Key words: Ganja, Azerbaijan, metal-making trade, Middle Ages.
The carried archeological digs and historical sources refer the history of Ganja to the VII century B.C. Since the X-XI centuries A.D., the glory of Ganja, the city outliving the period of its economic and cultural development, flourishing and becoming mighty, spread from Kiev Russia to India, China and the whole East. The high-level organization of the defence system of Ganja with 300 thousand people of its population is a proof of rise of a level of its development.
Ganja is the second largest city of Azerbaijan in terms of population. The city is located in a rich area with a lot of potential for agricultural in the South of the rivers Ganja and Kur.There are different opinions about the formation of Ganja as a city.
Some historians date the city in the period B.C. while others to the beginning of the Middle Ages. When it comes to the history of the city we should first of all mention the fact that the city has been a social-economic and cultural centre. Alike other cities of our country (Gabala, Nakhchivan, Sheki, Shamakhi) Ganja was inhabited earlier in a beautiful geographical site and was later formed into a city. During the first part of the 7th century, Ganja was ruined by the Iranians and in the second half of the same century by the Arabians. In the late 7th century, Ganja was turned into a battle field during the war between the Arabians and the Khazars. Azerbaijan continuously suffered attacks that had also a great repercussion in Ganja city that was also attacked and ruined. Until the 11th century — when Ganja lost to Seljuk Turks- it was the centre of Christianity of the Caucasus Albania. Due to the earthquake that took place in 1139, the original city that was established in the 5th century was destroyed and rebuilt in the 12th century a bit more East of the former location.As the Arabian Caliphate was establishing, it subjected the Southern Caucasus to its influence. In order to rule over regions, the Caliphate used the Emirate system. In various periods, governors were called by various titles. The Arabian Caliphate called a governor as Amir. In order to rule Tiflis and surroundings, another emirate was established.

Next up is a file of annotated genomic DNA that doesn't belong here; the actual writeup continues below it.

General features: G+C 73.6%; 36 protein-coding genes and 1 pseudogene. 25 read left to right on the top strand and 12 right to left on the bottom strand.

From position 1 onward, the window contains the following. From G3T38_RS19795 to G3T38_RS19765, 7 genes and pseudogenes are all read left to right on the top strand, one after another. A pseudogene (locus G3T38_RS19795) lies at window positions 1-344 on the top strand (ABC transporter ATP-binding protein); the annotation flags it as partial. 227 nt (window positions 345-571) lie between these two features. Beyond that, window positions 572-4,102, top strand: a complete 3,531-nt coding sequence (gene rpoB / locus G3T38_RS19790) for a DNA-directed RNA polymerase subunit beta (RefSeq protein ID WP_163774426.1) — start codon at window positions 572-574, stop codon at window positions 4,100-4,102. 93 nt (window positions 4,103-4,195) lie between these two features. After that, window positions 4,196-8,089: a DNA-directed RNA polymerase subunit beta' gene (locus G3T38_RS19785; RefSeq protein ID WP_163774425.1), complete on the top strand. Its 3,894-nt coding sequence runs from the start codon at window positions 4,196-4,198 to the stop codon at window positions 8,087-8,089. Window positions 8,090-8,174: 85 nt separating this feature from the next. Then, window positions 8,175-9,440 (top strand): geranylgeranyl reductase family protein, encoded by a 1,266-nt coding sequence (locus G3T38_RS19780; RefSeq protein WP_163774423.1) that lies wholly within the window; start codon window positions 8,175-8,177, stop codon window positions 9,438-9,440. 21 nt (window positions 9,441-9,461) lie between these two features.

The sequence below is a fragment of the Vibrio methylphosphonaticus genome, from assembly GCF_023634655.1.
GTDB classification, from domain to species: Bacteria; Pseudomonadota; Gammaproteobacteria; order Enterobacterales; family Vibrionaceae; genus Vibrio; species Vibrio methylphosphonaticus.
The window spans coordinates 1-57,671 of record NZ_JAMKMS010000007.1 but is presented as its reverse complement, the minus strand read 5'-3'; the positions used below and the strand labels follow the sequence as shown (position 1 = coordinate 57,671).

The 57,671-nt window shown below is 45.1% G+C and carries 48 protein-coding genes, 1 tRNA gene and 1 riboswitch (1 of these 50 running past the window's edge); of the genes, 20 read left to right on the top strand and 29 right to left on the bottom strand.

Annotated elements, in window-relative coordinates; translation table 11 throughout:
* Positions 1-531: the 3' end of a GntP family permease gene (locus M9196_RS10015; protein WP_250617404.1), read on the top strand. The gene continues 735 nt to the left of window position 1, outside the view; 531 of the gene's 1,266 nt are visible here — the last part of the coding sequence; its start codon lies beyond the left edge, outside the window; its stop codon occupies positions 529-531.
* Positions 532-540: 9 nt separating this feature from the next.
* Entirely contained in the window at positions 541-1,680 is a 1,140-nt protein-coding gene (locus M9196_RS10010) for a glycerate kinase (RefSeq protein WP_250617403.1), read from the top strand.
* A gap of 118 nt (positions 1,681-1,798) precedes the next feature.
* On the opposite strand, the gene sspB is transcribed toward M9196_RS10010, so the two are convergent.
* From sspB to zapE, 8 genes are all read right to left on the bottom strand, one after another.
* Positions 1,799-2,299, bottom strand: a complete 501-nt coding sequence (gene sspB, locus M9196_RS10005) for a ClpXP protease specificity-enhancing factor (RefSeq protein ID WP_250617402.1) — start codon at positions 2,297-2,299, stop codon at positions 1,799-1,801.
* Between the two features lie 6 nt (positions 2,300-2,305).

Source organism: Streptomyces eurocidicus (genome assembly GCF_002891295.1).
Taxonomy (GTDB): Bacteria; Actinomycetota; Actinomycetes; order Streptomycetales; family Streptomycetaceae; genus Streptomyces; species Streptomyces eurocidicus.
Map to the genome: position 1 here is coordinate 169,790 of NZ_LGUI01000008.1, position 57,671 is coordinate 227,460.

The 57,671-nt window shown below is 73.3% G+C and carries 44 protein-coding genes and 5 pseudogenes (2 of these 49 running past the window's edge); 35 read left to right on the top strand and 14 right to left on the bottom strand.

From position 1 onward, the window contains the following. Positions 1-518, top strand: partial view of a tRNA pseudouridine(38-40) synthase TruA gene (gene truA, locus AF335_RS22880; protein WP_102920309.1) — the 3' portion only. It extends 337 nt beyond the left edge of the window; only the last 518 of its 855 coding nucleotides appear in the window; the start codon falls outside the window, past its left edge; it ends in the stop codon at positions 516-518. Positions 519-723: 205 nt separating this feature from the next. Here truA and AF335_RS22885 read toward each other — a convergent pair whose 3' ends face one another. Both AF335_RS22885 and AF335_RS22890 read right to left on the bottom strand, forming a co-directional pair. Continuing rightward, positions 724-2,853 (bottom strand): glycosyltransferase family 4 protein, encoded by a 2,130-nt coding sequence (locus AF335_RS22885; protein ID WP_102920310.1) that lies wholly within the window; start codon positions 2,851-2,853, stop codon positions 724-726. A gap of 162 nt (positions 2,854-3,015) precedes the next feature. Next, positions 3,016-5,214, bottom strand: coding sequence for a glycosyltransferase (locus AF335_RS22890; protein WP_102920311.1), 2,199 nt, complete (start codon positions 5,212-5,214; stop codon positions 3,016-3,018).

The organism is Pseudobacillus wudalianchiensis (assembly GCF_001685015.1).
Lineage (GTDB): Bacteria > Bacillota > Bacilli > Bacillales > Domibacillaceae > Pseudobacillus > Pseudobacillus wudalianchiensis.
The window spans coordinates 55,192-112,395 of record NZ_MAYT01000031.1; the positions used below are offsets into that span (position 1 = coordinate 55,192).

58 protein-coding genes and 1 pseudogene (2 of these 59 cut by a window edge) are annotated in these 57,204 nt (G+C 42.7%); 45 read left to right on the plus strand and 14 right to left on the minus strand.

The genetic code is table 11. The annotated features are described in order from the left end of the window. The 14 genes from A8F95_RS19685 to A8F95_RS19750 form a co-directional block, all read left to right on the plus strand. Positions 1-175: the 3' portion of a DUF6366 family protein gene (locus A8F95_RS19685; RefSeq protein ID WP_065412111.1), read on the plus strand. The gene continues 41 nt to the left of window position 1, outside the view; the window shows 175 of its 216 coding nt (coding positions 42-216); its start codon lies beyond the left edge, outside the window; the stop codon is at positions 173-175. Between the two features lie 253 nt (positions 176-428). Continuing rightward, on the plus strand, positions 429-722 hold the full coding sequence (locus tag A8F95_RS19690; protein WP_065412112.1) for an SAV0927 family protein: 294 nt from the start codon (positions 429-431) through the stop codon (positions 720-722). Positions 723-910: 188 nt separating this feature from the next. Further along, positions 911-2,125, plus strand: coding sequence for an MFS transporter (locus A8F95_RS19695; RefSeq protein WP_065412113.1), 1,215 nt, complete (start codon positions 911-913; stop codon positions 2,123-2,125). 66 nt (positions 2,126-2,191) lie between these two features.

Historical facts show that exactly in this area — in Eastern Georgia, majority of the population consisted of Azeri Turks. One of our most ancient sources "Kitabi — Dada Gorgud" proves this fact.
At the same time, Tiflis Moslem Emirate kept close relations with the State of the Shaddadis existed in Azerbaijan at that time.
Being a Turkish-Islamic Union, the State of the Shaddadis (an ancient Azeri state) including the Seljugs (a Central Asian empire), prevented the conquest of Western Azerbaijan lands by Georgia and its protector — Byzantium for a long time.
In 1054, after conquering Azerbaijan, the Seljugs feudalized both the State of the Ravvadis and the State of the Shaddadis. Ganja also became a vassal of the Seljugs. The well-known Ganja Gate was prepared in the period when the State of the Shaddadis was a vassal of the Seljugs. Afterwards, as a result of the collapse of the Caliphate, the Tiflis-Moslem Emirate became independent. This emirate existed up to 1122, when David IV (a Georgian tsar) put an end to it.
In 1122, after the collapse of the Tiflis-Moslem Emirate, the present Western Georgia practically fell under the government of David IV. After David IV, Demetri I, who came to power, became a ruler of those lands. The most prosperous period of Ganja as a city is the period of governing of the Shaddadis. In 1063, a representative of the Shaddadis' dynasty — Shavur, with a strategic goal built a stable fortress around the city and mounted a two-door gate in it.
Historical sources prove that the first of these statements is the most realistic one. Information about utilization of another half of the gate during repair of the monastery in XVIII century is found most often.
The statement about corrosion and decay of one part of the gate is unlikely. In this case another half of the gate would also subject to corroson and decay because both parts of the gate had been made from the same material and at the same time.
Imadaddin al-Isfahni's statement about the restitution of the gate to Ganja people by the Arranian ruler Gara Songur is refuted by other historical documents and presence of the gate itself in Gelaty monastery.
The statement about taking one half of the gate away not to Georgia but to Derbend is also proved to be mistaken and is refuted by many historical facts. The last statement itself shows that both parts of the gate were carried away to Georgia and one of them disappeared in XVIII century.
The gate made by the blacksmith Ibrahim ibn Osman Angaveyh, known in our history as Ganja gate, a symbol of immovability of the city can be included into the row of our metal memorials reflecting elements inherent to the Islamic Culture. Within the framework of our people's medieval craft samples reached our era and adorning many world museums, our artistic metal work and incrustation attracts attention most of all. One of the factors stimulating its development was availability of iron resources, which were abundant around Ganja.
The basis of one half of the Ganja gate kept in Gelaty monastery consists of a big bolted iron frame. The frame is divided into 7 partitions in heught. Each of the partitions has 9 parts in breadth. All the parts are bolted to each other. On the top of the gate, on the II and III partitions there is an inscription. The inscription was enchased on the surface of the gate. It proves the high-level craftsmanship of the blacksmith Ibrahim ibn Osman Angaveyh, and, at the same time, his master's aptitudes towards artistic metal and incrustation work.
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